Paul's blog

Run 40 flies by, high and dry...

Although it was far from being the fastest... I would have to say that Run 40 was the cleanest run we have ever done on a number of fronts.

It was an extremely grey day which started with very little wind. One of the best 'care' packages you can ever receive in a sailing project arrived in Walvis Bay today in the form of two big boxes of MUSTO clothing! Inside, amongst many other things, were 5 new drysuits and they couldn't have arrived on a bleaker or more suitable day. We were busying ourselves with sorting through this, cutting down neck seals and so on and had all but given up on sailing as 3pm came and went.

The smell of sulphur was strong in the air. I mean real strong. In fact it stank of sulphur... like walking up a volcano. You get this from time to time as algae dies in the lagoon and decomposes on the bottom. The water goes milky and the smell of 'rotten eggs' fills the air. It's usually not quite this offensive.

I walked out of the container and saw that the wind was building. The walls of the container had begun to close in as we hadn't been sailing for a week or so. I leapt at the opportunity to go for a sail. I rang Hiskia and told him to forget the bike and get a cab in ASAP. The sun sets around 5.30pm so we had to jump to it. It was an absolute pleasure to put on the MUSTO gear. The wetsuits they had previously supplied had done a great job... but drysuits bring a whole new level of comfort. It really blew Andreas away when he first walked into the water... and didn't feel the rush of cold and damp. He quickly understood what we had been making a fuss about!

Man it was grey. It was even hard to see the timing hut at times due to fog! I will add the real pictures next to the digitally modified ones just to show you how grey it really was! We set up the course and prepared for run number 40. The wind hadn't built as much as we had expected but it still seemed enough for a run. There were a number of changes from the last run. They were as follows...

  • The new carbon spray deflector on the forward planing surface. It's a light but significant structure that needed to be tested. It would be submerged through the start up sequence and lift clear of the water by a couple of inches at speed. It's low speed effects on the craft were yet to be seen.
  • The new PI RESEARCH wiring and complete BandG sensor package was now installed so we would have a complete integrated data logging system up and running
  • The Gecko VHF headset had broken once again so we have gone back to an ICOM headset for comms. It is an area we continue to struggle with. You would think it would be simple... apparently not.
  • The hand steering system had been upgraded to make it much more functional and the large low speed rudder kick up mechanism had also been improved
  • The system for sheeting in the main flap on the wing had been re-adjusted so that it would come on in automatically in a nice and progressive way when I pulled the mainsheet into the 10-15 degree range.

So all in all there was plenty of things that needed to be 'speed-spot' tested.

The launch went well but the wind was light. Mr 'M' was reading winds as low as 12-13 knots on the TACKTICK shorebased weather station. I could feel the extra drag of the spray deflector on the start up. It wasn't huge... but it was noticeable. Vestas SailRocket lifted her skirts in a puff and we were away. The water was very flat in the lightish conditions but the reduction in spray was noticeable. In fact it took me a while to remember to lower the visor. I could see a jet of spray from the planing surface out the leeward side... but only flat deflected spray out to windward. I lined up with the 500 meter course and went to hand steering. The wing flap sheeted on nicely with the mainsheet and all the telltales were flying. Every thing was working perfectly so I pulled the rudder trip cord and up popped the large low speed rudder. For the first time we were steering under the skeg flap alone... and it felt lovely. I could see clearly, I was dry, The ICOM VHF was as clear as a bell and the steering was sweet.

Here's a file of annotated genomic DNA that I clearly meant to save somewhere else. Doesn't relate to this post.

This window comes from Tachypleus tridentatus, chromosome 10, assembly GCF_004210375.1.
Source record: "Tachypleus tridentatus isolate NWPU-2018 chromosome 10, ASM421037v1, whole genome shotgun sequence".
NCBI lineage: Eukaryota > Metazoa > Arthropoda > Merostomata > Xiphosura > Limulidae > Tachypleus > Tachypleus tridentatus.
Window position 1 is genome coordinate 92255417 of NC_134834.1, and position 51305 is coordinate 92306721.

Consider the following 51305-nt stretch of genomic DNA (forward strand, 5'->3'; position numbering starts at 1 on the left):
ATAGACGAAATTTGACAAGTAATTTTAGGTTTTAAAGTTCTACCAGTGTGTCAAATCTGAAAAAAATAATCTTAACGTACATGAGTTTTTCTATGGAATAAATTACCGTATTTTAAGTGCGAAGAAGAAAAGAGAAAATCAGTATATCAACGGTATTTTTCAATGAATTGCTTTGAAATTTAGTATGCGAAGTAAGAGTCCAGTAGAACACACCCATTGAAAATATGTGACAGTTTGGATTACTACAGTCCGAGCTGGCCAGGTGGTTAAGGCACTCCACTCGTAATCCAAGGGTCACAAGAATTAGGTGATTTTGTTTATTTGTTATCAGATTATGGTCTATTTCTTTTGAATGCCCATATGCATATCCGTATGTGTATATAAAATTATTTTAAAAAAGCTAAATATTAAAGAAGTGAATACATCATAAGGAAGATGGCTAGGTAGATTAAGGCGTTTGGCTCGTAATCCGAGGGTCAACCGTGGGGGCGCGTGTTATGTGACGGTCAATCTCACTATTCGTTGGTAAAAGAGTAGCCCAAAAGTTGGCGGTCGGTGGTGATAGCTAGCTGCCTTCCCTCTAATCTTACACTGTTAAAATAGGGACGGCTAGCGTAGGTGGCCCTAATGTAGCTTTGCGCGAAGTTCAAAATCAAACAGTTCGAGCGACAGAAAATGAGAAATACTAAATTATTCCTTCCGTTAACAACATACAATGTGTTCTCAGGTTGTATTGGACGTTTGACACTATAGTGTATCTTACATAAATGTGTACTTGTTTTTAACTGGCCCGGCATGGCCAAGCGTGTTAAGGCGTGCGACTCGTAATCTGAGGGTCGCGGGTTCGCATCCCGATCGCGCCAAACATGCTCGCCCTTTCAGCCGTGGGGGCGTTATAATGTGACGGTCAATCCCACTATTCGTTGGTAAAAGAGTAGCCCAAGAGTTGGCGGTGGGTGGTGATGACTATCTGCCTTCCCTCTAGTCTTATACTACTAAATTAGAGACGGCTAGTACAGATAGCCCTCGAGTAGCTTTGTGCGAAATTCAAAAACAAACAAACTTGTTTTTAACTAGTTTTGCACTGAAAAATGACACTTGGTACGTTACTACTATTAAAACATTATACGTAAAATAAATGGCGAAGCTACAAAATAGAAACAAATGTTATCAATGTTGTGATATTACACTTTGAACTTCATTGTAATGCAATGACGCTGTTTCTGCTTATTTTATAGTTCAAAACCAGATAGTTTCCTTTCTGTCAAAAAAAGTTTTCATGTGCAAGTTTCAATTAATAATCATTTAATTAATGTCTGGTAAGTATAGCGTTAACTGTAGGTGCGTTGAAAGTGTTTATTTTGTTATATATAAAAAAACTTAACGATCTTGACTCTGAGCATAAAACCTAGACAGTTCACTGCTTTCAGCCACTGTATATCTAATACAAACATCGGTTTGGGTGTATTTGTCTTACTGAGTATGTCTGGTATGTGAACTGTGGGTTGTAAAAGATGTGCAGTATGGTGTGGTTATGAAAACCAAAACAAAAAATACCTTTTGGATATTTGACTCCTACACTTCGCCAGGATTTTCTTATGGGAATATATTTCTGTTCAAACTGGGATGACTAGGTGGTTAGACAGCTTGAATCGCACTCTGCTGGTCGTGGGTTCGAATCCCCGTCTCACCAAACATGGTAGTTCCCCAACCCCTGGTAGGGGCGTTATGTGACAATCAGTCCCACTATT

A visibly smaller 'jet' of spray to windward due to the muffling effect of the spray deflector. This is a 'brightened' up shot... the following is the actual shot showing the true 'greyness'.

Pretty grey hey? Put a rotten egg under your nose for an extra touch of reality.

I held Vestas SailRocket on course until we passed the last SEAFLEX buoy marking the end of the course and then checked out how well the skeg steering would function during a slow down sequence. It maintained control for all of the necessary manoeuvres. The large low speed rudder came back down nicely and all was back to normal.

Here the rudder is kicked up, we are doing about 32 knots and look how much less spray there is off the back of the boat with it up. She felt light and slippery.


And the grey version again...

So overall it was a very clean run where a number of necessary improvements were trialled. We went through a full sequence of what needs to be done for a record run and everything worked well. Now I am more aware than anyone of how easy it can all look in lightish conditions and how pear shaped it can go in a blow... but, from my perspective in the cockpit... this was a good day that lays a foundation for runs to follow.

The MUSTO gear had us smiling throughout a rather cold old day. In fact the contrast in the modified and the real pictures above could also represent the change in our comfort level.

Happy days.

Today also looks good with even more wind... so let's see if the ease of run 40 will translate.

Cheers, Paul

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